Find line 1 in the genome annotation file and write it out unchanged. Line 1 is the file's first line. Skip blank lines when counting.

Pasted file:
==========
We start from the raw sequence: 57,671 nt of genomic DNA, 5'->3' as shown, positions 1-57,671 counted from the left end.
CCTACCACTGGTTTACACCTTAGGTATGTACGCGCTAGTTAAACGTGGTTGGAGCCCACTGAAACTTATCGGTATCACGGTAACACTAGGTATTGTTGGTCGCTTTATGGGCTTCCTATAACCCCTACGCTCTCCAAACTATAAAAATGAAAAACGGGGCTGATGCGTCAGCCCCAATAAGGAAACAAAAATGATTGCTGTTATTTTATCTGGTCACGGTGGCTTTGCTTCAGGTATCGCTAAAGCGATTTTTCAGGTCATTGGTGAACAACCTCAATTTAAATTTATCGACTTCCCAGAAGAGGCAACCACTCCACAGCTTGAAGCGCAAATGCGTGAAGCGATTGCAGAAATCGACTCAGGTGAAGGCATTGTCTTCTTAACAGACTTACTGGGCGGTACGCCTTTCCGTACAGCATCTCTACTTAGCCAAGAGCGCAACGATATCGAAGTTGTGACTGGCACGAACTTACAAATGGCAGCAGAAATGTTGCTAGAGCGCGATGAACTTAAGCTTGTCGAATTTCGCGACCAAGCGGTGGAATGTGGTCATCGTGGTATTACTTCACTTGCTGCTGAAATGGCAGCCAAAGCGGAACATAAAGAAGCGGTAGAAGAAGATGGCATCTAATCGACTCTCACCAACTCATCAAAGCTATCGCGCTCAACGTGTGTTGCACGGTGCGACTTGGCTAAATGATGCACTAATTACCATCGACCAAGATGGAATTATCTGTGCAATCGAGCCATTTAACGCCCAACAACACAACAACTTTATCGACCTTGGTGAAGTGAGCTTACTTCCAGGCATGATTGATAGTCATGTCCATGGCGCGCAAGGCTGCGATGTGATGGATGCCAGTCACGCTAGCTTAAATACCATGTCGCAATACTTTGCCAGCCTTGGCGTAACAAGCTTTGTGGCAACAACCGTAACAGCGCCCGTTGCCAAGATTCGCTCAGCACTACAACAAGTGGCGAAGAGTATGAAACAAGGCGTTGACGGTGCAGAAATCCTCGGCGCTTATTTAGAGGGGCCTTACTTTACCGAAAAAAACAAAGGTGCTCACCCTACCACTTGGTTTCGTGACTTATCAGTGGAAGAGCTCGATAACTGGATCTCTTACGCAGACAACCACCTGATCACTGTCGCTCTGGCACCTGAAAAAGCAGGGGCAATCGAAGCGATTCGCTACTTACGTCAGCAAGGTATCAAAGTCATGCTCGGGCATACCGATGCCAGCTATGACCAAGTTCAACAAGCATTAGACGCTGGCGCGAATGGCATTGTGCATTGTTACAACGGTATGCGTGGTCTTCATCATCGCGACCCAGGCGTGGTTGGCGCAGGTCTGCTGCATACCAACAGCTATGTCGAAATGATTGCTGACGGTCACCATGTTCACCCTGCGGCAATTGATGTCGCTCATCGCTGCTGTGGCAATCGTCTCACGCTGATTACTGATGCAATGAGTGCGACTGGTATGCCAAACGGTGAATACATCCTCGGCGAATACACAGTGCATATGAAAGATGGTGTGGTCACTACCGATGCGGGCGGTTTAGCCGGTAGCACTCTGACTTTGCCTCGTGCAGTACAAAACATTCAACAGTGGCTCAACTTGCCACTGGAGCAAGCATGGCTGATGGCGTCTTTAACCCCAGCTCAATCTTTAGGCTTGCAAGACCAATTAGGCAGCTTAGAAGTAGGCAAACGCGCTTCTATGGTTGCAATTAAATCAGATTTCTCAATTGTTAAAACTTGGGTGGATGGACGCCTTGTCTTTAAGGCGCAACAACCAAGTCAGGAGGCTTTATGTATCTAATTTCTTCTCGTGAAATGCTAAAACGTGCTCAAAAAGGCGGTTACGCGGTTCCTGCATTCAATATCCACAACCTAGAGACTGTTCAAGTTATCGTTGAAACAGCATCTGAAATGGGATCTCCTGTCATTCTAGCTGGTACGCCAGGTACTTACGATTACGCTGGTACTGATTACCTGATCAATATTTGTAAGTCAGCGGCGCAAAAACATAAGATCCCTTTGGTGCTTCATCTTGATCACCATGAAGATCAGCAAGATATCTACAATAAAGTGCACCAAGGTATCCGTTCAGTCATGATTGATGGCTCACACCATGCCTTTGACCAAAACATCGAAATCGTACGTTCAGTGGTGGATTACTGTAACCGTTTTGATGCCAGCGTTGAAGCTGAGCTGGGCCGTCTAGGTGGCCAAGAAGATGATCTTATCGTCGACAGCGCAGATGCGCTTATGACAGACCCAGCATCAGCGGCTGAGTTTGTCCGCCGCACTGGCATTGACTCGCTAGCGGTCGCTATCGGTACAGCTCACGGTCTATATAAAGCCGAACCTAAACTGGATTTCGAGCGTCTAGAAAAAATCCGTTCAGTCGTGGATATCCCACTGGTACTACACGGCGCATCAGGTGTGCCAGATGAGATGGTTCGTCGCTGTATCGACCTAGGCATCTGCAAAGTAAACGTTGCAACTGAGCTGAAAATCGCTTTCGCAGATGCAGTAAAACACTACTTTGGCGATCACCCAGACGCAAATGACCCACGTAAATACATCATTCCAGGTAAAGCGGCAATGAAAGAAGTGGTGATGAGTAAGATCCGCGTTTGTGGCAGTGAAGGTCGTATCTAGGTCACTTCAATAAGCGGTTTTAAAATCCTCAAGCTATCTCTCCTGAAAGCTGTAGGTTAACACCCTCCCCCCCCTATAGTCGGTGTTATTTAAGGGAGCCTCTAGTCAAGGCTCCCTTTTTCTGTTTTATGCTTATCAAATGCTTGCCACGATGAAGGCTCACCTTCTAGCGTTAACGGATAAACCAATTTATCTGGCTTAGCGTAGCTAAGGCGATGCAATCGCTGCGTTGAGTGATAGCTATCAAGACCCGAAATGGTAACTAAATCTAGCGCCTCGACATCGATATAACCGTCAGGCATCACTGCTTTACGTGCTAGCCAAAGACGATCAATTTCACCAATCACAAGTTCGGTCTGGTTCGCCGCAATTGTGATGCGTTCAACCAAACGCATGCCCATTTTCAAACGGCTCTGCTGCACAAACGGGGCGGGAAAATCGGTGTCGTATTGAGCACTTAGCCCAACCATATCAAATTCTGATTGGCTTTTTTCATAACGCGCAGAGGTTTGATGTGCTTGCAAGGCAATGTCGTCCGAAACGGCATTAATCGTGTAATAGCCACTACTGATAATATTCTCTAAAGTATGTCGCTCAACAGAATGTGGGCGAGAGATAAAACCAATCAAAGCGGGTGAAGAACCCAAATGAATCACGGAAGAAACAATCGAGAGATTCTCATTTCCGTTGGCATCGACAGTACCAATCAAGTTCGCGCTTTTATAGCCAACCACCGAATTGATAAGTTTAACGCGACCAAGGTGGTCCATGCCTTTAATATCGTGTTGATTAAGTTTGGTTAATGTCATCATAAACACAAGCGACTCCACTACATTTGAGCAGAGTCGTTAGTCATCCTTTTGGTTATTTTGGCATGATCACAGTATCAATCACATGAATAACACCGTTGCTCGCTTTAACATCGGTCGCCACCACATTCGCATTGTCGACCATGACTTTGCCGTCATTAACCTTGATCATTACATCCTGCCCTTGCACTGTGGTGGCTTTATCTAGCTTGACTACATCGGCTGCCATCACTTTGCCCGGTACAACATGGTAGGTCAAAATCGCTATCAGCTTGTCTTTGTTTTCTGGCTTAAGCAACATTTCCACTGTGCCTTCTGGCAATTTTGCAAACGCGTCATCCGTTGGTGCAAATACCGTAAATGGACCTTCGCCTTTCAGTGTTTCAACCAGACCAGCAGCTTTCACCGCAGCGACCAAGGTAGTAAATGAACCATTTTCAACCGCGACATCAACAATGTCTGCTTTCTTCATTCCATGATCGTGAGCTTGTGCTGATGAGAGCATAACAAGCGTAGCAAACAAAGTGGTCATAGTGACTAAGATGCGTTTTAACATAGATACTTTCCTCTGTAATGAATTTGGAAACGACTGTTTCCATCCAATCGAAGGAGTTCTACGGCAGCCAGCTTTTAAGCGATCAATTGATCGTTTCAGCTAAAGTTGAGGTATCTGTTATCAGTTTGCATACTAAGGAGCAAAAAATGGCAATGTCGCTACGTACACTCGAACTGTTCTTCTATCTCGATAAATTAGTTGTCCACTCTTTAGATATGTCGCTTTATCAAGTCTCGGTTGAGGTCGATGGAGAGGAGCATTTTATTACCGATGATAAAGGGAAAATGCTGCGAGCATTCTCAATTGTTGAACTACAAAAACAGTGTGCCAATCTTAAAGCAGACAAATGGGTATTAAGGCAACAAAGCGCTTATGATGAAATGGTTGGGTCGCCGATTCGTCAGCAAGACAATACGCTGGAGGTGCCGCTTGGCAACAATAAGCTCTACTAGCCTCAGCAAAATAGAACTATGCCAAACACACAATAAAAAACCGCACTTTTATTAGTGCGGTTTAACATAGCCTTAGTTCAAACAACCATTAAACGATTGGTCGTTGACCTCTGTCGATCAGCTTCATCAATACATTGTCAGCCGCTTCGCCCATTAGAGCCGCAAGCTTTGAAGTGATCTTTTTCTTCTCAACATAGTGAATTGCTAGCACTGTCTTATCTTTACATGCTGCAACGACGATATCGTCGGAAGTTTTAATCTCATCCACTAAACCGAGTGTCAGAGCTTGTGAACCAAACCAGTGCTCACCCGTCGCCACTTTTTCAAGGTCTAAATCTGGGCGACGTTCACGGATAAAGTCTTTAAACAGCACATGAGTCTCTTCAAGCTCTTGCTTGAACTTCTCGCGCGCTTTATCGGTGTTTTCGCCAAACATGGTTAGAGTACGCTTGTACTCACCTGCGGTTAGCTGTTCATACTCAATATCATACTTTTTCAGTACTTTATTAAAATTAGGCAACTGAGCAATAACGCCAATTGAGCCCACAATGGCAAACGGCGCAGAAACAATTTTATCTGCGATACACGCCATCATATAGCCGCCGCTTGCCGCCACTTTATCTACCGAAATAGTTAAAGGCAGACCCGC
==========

We start from the raw sequence: 57,671 nt of genomic DNA, 5'->3' as shown, positions 1-57,671 counted from the left end.